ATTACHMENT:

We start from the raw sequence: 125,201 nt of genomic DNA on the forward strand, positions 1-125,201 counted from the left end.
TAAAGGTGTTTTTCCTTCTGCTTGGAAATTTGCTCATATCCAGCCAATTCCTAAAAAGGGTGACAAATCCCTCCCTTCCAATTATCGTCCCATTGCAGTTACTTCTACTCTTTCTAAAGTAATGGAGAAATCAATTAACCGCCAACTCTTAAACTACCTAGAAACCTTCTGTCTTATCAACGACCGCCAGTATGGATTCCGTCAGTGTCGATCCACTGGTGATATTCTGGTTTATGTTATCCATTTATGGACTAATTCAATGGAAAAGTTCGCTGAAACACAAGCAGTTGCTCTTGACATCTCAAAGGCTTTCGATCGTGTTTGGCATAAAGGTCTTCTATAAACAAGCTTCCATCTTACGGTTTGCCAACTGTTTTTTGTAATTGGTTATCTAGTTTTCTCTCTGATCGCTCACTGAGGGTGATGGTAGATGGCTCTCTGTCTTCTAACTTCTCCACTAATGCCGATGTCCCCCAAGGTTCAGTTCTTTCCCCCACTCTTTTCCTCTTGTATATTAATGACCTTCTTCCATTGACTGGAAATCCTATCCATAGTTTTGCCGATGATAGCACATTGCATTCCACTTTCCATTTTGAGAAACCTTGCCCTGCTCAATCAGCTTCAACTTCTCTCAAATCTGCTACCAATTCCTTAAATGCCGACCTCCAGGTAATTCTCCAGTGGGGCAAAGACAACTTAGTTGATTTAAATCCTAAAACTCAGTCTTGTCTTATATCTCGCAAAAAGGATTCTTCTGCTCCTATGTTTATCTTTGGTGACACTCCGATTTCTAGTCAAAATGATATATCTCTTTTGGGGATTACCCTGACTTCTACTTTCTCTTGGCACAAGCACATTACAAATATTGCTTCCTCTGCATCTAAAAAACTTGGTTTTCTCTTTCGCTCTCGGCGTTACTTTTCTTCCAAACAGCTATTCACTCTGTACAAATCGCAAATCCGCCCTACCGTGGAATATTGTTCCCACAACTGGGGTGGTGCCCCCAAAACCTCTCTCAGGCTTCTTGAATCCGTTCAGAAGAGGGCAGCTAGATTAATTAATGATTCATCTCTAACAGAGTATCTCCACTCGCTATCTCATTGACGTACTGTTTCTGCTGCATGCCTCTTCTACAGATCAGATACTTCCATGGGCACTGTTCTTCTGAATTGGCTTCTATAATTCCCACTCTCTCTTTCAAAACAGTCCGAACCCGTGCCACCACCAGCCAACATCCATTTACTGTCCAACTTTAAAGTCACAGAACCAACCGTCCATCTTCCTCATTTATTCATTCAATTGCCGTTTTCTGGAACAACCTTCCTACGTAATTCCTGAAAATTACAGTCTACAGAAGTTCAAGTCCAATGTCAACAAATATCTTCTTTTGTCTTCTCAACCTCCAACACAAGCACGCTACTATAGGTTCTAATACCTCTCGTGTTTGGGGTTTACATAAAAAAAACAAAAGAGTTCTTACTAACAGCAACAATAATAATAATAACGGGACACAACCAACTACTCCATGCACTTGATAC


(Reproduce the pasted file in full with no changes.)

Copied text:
We start from the raw sequence: 125,201 nt of genomic DNA on the forward strand, positions 1-125,201 counted from the left end.
TAAAGGTGTTTTTCCTTCTGCTTGGAAATTTGCTCATATCCAGCCAATTCCTAAAAAGGGTGACAAATCCCTCCCTTCCAATTATCGTCCCATTGCAGTTACTTCTACTCTTTCTAAAGTAATGGAGAAATCAATTAACCGCCAACTCTTAAACTACCTAGAAACCTTCTGTCTTATCAACGACCGCCAGTATGGATTCCGTCAGTGTCGATCCACTGGTGATATTCTGGTTTATGTTATCCATTTATGGACTAATTCAATGGAAAAGTTCGCTGAAACACAAGCAGTTGCTCTTGACATCTCAAAGGCTTTCGATCGTGTTTGGCATAAAGGTCTTCTATAAACAAGCTTCCATCTTACGGTTTGCCAACTGTTTTTTGTAATTGGTTATCTAGTTTTCTCTCTGATCGCTCACTGAGGGTGATGGTAGATGGCTCTCTGTCTTCTAACTTCTCCACTAATGCCGATGTCCCCCAAGGTTCAGTTCTTTCCCCCACTCTTTTCCTCTTGTATATTAATGACCTTCTTCCATTGACTGGAAATCCTATCCATAGTTTTGCCGATGATAGCACATTGCATTCCACTTTCCATTTTGAGAAACCTTGCCCTGCTCAATCAGCTTCAACTTCTCTCAAATCTGCTACCAATTCCTTAAATGCCGACCTCCAGGTAATTCTCCAGTGGGGCAAAGACAACTTAGTTGATTTAAATCCTAAAACTCAGTCTTGTCTTATATCTCGCAAAAAGGATTCTTCTGCTCCTATGTTTATCTTTGGTGACACTCCGATTTCTAGTCAAAATGATATATCTCTTTTGGGGATTACCCTGACTTCTACTTTCTCTTGGCACAAGCACATTACAAATATTGCTTCCTCTGCATCTAAAAAACTTGGTTTTCTCTTTCGCTCTCGGCGTTACTTTTCTTCCAAACAGCTATTCACTCTGTACAAATCGCAAATCCGCCCTACCGTGGAATATTGTTCCCACAACTGGGGTGGTGCCCCCAAAACCTCTCTCAGGCTTCTTGAATCCGTTCAGAAGAGGGCAGCTAGATTAATTAATGATTCATCTCTAACAGAGTATCTCCACTCGCTATCTCATTGACGTACTGTTTCTGCTGCATGCCTCTTCTACAGATCAGATACTTCCATGGGCACTGTTCTTCTGAATTGGCTTCTATAATTCCCACTCTCTCTTTCAAAACAGTCCGAACCCGTGCCACCACCAGCCAACATCCATTTACTGTCCAACTTTAAAGTCACAGAACCAACCGTCCATCTTCCTCATTTATTCATTCAATTGCCGTTTTCTGGAACAACCTTCCTACGTAATTCCTGAAAATTACAGTCTACAGAAGTTCAAGTCCAATGTCAACAAATATCTTCTTTTGTCTTCTCAACCTCCAACACAAGCACGCTACTATAGGTTCTAATACCTCTCGTGTTTGGGGTTTACATAAAAAAAACAAAAGAGTTCTTACTAACAGCAACAATAATAATAATAACGGGACACAACCAACTACTCCATGCACTTGATAC